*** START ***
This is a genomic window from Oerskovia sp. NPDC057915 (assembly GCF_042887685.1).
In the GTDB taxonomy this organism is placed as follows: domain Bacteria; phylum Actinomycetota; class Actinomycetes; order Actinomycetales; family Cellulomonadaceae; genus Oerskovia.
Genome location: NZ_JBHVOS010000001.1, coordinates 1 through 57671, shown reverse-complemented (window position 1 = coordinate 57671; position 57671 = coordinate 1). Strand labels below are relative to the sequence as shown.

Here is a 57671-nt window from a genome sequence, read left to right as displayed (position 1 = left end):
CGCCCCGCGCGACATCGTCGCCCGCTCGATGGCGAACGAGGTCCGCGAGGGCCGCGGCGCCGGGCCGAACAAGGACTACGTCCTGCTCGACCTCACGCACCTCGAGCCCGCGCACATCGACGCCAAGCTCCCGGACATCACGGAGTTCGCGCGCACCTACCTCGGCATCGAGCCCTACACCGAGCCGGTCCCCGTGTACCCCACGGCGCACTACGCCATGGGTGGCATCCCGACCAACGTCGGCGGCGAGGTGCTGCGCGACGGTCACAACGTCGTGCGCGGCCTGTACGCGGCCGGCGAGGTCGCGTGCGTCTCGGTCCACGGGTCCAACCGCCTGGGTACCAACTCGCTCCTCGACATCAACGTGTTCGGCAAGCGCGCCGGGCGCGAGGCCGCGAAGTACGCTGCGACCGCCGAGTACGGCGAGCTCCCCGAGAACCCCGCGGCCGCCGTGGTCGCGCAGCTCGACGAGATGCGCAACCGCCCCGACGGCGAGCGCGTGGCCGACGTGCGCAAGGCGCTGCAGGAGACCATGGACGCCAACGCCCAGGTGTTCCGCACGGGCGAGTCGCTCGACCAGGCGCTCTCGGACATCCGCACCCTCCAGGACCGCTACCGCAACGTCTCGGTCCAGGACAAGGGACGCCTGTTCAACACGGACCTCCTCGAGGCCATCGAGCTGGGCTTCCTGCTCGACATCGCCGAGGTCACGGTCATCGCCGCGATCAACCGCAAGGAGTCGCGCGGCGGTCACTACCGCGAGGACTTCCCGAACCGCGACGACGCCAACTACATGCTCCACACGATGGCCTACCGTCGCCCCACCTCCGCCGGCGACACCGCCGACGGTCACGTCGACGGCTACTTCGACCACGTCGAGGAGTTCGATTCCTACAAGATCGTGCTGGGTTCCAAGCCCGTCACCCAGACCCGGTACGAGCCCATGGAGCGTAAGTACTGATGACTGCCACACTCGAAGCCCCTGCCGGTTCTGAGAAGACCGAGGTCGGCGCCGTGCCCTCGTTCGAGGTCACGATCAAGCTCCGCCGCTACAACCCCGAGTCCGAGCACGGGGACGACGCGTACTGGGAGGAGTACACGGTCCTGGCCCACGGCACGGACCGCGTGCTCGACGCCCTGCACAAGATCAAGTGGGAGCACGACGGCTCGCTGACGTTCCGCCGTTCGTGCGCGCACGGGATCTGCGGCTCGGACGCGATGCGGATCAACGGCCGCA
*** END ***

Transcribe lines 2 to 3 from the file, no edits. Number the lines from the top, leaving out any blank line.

In the GTDB taxonomy this organism is placed as follows: domain Bacteria; phylum Actinomycetota; class Actinomycetes; order Actinomycetales; family Cellulomonadaceae; genus Oerskovia.
Genome location: NZ_JBHVOS010000001.1, coordinates 1 through 57671, shown reverse-complemented (window position 1 = coordinate 57671; position 57671 = coordinate 1). Strand labels below are relative to the sequence as shown.